• Do I understand the work task?
  • Do I understand the associated hazards?
  • Do I understand how to respond to equipment malfunction?
  • Do I have the necessary training needed for the task?
  • Are necessary equipment checklists complete?
  • Do I have all the tools needed to do the job?

There are also other questions you can ask yourself regarding your state of mind prior to a task beginning. It is important to do a self-check to ensure you are able to complete your work to the best of your ability and as safely as possible. Some questions to ask yourself:

  • Am I stressed?
  • Is my focus on the work task?
  • Is fatigue, medication, or illness affecting my work?

Asking these questions is not enough on its own; you must take action. If you find a deficiency in the paperwork needed to complete a work task, stop and get the necessary paperwork completed before proceeding. When completing a self-check, if you find that your focus is not on the task, find out how to fix it. Is it a simple phone call home? Is it changing the work area for better focus? Regardless of the issue, find a solution prior to beginning work. Don’t settle for distractions or unsafe conditions in the name of production.

Discussion point: What other questions are important to help us work safely?

Thursday, April 25

Long Breaks

One risk factor for an increased likelihood of injury is working after an extended break. Statistics show that workplace injuries are more common on a Monday than any other day of the week. The Bureau of Labor Statistics reported that since 2007, Mondays have had the highest number of workplace injuries.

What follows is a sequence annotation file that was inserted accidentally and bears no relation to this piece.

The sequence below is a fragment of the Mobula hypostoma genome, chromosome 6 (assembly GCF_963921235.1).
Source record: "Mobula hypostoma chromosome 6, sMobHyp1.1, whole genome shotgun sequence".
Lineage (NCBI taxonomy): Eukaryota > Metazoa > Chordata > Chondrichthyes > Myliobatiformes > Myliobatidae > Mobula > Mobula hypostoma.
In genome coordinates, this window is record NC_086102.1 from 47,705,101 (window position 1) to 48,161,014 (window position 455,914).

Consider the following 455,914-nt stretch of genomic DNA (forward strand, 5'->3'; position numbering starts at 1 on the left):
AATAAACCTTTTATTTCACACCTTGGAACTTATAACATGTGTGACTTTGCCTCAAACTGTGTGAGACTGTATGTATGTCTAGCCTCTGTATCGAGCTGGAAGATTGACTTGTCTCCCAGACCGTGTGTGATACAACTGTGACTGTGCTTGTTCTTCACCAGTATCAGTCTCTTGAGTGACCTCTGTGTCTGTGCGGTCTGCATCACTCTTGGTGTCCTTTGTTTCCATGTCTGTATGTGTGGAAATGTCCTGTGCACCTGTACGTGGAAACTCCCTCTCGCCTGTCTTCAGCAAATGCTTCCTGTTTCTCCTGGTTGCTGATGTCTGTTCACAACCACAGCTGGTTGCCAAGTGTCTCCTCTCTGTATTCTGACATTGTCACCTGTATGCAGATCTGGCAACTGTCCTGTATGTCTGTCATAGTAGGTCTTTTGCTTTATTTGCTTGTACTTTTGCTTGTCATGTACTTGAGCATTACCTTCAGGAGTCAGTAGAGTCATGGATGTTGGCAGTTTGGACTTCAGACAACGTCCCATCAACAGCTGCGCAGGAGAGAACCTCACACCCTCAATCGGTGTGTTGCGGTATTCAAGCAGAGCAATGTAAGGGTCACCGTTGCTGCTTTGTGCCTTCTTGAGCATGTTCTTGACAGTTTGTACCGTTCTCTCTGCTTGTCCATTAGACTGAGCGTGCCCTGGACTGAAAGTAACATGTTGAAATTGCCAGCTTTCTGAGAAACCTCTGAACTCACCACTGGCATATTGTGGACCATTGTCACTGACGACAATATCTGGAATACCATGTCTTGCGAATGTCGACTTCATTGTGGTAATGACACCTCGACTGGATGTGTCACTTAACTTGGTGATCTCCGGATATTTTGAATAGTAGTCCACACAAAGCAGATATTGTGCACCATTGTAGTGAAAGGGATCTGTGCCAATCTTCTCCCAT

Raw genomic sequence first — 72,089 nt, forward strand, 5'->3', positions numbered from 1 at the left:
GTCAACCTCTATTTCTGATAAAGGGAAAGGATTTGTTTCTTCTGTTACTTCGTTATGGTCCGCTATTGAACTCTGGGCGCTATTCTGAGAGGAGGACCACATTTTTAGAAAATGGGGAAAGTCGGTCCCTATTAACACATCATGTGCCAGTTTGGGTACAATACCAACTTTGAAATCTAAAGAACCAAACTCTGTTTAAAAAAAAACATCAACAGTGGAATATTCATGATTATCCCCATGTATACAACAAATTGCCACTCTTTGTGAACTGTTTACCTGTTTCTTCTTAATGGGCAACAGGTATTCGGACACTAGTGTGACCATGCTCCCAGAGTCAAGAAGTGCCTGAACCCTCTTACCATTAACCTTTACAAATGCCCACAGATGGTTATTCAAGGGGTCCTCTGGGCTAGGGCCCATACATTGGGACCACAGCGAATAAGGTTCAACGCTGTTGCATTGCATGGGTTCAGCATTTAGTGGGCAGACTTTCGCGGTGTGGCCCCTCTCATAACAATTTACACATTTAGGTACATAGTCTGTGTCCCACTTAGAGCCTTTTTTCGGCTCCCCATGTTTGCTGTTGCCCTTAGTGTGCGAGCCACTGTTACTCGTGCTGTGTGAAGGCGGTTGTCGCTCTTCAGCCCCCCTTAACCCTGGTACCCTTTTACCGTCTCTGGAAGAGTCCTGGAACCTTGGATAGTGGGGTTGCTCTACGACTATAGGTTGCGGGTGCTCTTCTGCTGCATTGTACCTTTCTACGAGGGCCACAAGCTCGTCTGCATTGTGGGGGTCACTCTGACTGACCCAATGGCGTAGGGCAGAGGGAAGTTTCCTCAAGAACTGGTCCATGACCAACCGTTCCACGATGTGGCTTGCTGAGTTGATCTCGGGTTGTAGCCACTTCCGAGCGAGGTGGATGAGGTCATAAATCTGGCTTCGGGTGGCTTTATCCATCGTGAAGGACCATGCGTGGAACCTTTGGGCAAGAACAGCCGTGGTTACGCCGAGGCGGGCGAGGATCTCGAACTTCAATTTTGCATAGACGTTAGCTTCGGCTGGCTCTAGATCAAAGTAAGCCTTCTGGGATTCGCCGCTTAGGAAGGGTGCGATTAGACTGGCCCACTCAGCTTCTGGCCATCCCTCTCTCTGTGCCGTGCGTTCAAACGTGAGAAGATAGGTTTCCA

Why is the First Day of Work Back More Dangerous?

While the Bureau of Labor Statistics provides injury data where we can see that more injuries occur on Mondays, they do not give an explanation why. A multitude of possibilities can cause more injuries occur on the first day back to work. Lack of focus or attention is an obvious reason but here are other possibilities to consider:

  • Mondays are commonly lower energy days for many individuals. Sometimes this can lead to lower worker morale which can cause employee carelessness while performing a task.
  • Issues in an employee’s personal life create stress and become a distraction. Recent issues can remove an employee’s focus off important tasks.
  • Especially in the first few hours of the shift, Mondays are hectic and busier than other times of the week.

Before you get to work, check in with yourself to make sure you are fit to start your shift. Ensure your head is in the game and your focus is on your work. Inspect your work area and any tools and equipment before using them. Take the time and energy to ensure all the necessary safeguards are in place for your work tasks and look out for your coworkers.

Discussion point: Why might the first day back to work here create more hazards?

Friday, April 26

Continual Learning

Continual learning and improvement is critical for success in any area of our lives. Having a mindset that aims towards growth separates stagnant employees from those who make create opportunities for themselves. Continually learning new things and expanding your knowledge shapes you into a safer and more efficient worker. A fixed mindset not only holds an individual back from better opportunities but can lead to injuries on the job.

Change is inevitable. Many workers stay in the same field for many years, but think how different the same workplace was just a decade ago. Workers who want to hold on to the old days and fight change at every single turn get left behind. Not only does your career suffer from not embracing change, but you can also be more at risk for injury. With more emphasis on workplace safety, most companies have transitioned into using safer equipment and implementing safer work practices. When individuals do not embrace these changes, they put themselves and everyone around them at risk for injury.  Ultimately, these changes are to move the company forward and make it safer.  The employees should be grateful for that.

The workplace is always evolving. Most changes are made for the greater good of everyone involved. There are times when new changes can lead to unnecessary risk, but the majority of changes do not as long as proper training is done. Be a worker who is open to continually learning and embracing change. “If you do something new make sure to review.”

Tags: safety topics , behavior based safety , osha training basics ,